Have we reached “peak aerosol”?

Written on: July 1, 2024 by Patrick Heskins

In April, the British Aerosol Manufacturers’ Association (BAMA) completed its filling statistics survey for 2023; the volume filled was roughly at the same level in 2023 as it was in 2022—just over 1.4 billion cans. Aerosol filling in the UK has been bouncing around the 1.3 to 1.5 billion mark for about 10 years now. In those years, we have lost some filling companies, some products have migrated overseas and other products have moved to the UK.

Elsewhere across Europe, filling figures have also remained fairly consistent, with single-digit growth in many markets and small reductions in others. This raises the question as to whether the use of aerosol dispensers in most Western economies has reached its peak—or, perhaps, we have passed the peak?

Some markets, such as Southeast Asia, China and Latin America, are still seeing positive growth. In Europe and the U.S., often in spite of legislative efforts, aerosol usage has barely changed.

The product mix has certainly evolved. The growth of powder-based antiperspirants filled in the UK continues to grow year on year, as does alcohol-based deodorants. Much of this growth can be put down to a few major brands who, through the combination of high-quality products and performance accompanied by canny advertising and marketing, find new users and new markets every year. However, much of the growth seen in UK aerosol fillings goes to export. The use of aerosols by UK consumers has only grown in relation to the increase in population over the last 20 years.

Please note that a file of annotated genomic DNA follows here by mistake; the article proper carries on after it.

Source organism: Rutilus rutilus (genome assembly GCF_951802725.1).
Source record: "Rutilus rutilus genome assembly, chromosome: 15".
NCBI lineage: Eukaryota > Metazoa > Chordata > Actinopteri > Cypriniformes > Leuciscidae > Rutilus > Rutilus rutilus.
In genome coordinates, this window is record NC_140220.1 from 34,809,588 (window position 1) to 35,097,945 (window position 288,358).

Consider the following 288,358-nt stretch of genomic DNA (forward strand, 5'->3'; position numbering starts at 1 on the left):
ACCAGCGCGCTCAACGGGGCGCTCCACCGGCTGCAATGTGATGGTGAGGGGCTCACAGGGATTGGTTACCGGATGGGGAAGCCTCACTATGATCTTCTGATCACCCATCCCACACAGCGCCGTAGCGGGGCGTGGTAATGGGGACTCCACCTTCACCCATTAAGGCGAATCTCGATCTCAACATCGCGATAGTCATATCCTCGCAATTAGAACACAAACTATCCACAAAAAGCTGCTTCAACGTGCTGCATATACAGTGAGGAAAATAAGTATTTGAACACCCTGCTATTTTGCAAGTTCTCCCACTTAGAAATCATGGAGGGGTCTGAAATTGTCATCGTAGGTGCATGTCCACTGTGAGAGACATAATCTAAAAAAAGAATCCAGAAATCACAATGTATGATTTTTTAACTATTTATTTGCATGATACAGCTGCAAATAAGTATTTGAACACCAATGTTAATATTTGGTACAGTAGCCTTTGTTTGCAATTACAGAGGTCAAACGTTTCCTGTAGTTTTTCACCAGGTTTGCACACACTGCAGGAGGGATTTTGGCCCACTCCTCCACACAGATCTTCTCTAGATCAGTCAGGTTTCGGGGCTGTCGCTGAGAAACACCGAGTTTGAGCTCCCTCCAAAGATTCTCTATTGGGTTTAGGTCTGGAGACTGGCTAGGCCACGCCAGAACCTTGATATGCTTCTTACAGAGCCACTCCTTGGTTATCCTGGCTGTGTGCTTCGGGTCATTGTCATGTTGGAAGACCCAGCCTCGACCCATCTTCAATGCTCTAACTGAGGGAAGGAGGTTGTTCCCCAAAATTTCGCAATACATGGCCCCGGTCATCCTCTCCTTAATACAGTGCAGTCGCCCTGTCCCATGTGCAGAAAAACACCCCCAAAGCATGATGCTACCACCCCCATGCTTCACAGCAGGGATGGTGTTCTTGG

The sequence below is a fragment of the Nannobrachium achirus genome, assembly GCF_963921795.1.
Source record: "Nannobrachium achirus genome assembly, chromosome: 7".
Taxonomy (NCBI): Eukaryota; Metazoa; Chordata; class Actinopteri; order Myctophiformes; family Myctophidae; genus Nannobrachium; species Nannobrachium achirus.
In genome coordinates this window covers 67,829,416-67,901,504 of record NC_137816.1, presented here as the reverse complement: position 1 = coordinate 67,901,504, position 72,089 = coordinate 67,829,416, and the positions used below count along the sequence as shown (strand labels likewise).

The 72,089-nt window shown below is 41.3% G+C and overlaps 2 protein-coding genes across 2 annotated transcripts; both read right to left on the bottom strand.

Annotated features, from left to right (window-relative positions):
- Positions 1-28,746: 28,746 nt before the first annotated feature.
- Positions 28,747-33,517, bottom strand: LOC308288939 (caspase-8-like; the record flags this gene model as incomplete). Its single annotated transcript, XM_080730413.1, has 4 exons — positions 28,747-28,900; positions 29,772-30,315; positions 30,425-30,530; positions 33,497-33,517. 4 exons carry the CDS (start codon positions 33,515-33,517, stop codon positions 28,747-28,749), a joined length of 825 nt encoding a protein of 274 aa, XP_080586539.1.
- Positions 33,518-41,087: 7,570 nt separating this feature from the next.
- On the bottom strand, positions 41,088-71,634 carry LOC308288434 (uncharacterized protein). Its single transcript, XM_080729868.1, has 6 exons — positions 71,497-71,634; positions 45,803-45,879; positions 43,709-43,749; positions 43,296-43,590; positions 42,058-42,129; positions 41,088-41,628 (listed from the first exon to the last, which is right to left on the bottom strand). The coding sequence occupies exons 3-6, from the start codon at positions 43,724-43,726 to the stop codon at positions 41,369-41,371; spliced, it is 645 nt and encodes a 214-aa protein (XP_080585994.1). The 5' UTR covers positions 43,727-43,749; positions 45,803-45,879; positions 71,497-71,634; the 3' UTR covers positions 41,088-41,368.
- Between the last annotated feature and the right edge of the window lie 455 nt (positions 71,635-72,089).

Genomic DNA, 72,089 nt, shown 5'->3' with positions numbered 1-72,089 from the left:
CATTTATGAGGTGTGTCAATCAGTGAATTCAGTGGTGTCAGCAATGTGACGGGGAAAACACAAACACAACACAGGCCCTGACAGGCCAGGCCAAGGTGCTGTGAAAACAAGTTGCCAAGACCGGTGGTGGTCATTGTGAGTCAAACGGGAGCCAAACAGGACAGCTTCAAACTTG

This brings us back to my question: Have we reached “peak aerosol” with Western consumers? Certainly, in my years in the industry, there haven’t been any major new products launched in aerosol dispensers. As innovative as the development of barrier pack systems were, all they really did was move consumers from shave foam to shave gel. A better consumer experience undoubtedly, but not a move to grow a significant new market.



Can we break new ground?
There have been some novel ideas, such as silicone sealants and builders’ caulk in pressurized packs. Any amateur DIYers (like me) who have struggled with a caulk gun will know how much simpler the aerosol version is to use. There have been a variety of foods put into aerosol cans across Europe. My favorite was a short-lived product that put churro batter into an aerosol can. A fabulous idea, but food in aerosols is something consumers in Europe, particularly, just don’t seem to get—unless it’s whipped cream,
of course.

Anyone who has formulated an aerosol, or played around with the enormous range of valve and actuator systems that are available, knows the scope of products that the humble aerosol can is able to dispense. As the pallet of ingredients, especially preservatives, becomes smaller, one has to wonder if there is a bigger market for a dispensing system that keeps the product hermetically sealed throughout its life, even while the consumer is using it. I’m sure we all have seen the growth in ranges of airless pumps over recent years. Shouldn’t these products be being filled into an off-the-shelf, already available, airless dispenser with a proven capability?

Here’s the challenge for the aerosol industry: We have a trusted, proven, versatile, recyclable package. How do we find new markets, new designs and new styles to take the aerosol dispenser beyond its current markets and break new ground? SPRAY